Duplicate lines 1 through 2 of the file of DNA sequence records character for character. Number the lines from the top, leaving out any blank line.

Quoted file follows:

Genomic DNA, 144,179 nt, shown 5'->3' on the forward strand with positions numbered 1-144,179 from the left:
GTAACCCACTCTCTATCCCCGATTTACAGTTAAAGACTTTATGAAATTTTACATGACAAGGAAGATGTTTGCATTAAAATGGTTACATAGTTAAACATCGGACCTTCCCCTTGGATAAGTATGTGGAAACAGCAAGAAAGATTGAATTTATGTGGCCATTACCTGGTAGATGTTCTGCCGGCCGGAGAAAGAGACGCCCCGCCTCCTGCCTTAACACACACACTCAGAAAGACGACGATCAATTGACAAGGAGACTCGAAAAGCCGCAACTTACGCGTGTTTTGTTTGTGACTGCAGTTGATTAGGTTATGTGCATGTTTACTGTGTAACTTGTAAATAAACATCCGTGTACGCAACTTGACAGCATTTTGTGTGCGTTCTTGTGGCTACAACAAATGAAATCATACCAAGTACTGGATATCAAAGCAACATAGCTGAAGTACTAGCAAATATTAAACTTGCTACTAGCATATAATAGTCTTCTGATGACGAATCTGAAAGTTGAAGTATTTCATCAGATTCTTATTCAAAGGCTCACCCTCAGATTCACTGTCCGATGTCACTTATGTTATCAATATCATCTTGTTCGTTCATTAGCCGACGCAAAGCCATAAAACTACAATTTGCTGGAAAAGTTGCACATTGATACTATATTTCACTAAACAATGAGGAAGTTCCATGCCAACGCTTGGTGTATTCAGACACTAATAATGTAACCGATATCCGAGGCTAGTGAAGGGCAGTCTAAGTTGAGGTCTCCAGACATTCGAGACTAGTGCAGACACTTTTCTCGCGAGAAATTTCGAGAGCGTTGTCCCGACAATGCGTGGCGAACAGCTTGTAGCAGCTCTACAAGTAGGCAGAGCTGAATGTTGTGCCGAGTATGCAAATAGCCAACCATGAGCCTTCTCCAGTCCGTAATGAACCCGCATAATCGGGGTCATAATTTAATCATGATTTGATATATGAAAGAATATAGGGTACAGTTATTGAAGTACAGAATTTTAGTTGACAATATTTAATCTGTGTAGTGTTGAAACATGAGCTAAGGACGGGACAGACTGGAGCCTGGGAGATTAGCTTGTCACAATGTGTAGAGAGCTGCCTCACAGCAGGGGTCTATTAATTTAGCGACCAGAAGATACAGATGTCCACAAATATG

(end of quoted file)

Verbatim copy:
Genomic DNA, 144,179 nt, shown 5'->3' on the forward strand with positions numbered 1-144,179 from the left:
GTAACCCACTCTCTATCCCCGATTTACAGTTAAAGACTTTATGAAATTTTACATGACAAGGAAGATGTTTGCATTAAAATGGTTACATAGTTAAACATCGGACCTTCCCCTTGGATAAGTATGTGGAAACAGCAAGAAAGATTGAATTTATGTGGCCATTACCTGGTAGATGTTCTGCCGGCCGGAGAAAGAGACGCCCCGCCTCCTGCCTTAACACACACACTCAGAAAGACGACGATCAATTGACAAGGAGACTCGAAAAGCCGCAACTTACGCGTGTTTTGTTTGTGACTGCAGTTGATTAGGTTATGTGCATGTTTACTGTGTAACTTGTAAATAAACATCCGTGTACGCAACTTGACAGCATTTTGTGTGCGTTCTTGTGGCTACAACAAATGAAATCATACCAAGTACTGGATATCAAAGCAACATAGCTGAAGTACTAGCAAATATTAAACTTGCTACTAGCATATAATAGTCTTCTGATGACGAATCTGAAAGTTGAAGTATTTCATCAGATTCTTATTCAAAGGCTCACCCTCAGATTCACTGTCCGATGTCACTTATGTTATCAATATCATCTTGTTCGTTCATTAGCCGACGCAAAGCCATAAAACTACAATTTGCTGGAAAAGTTGCACATTGATACTATATTTCACTAAACAATGAGGAAGTTCCATGCCAACGCTTGGTGTATTCAGACACTAATAATGTAACCGATATCCGAGGCTAGTGAAGGGCAGTCTAAGTTGAGGTCTCCAGACATTCGAGACTAGTGCAGACACTTTTCTCGCGAGAAATTTCGAGAGCGTTGTCCCGACAATGCGTGGCGAACAGCTTGTAGCAGCTCTACAAGTAGGCAGAGCTGAATGTTGTGCCGAGTATGCAAATAGCCAACCATGAGCCTTCTCCAGTCCGTAATGAACCCGCATAATCGGGGTCATAATTTAATCATGATTTGATATATGAAAGAATATAGGGTACAGTTATTGAAGTACAGAATTTTAGTTGACAATATTTAATCTGTGTAGTGTTGAAACATGAGCTAAGGACGGGACAGACTGGAGCCTGGGAGATTAGCTTGTCACAATGTGTAGAGAGCTGCCTCACAGCAGGGGTCTATTAATTTAGCGACCAGAAGATACAGATGTCCACAAATATG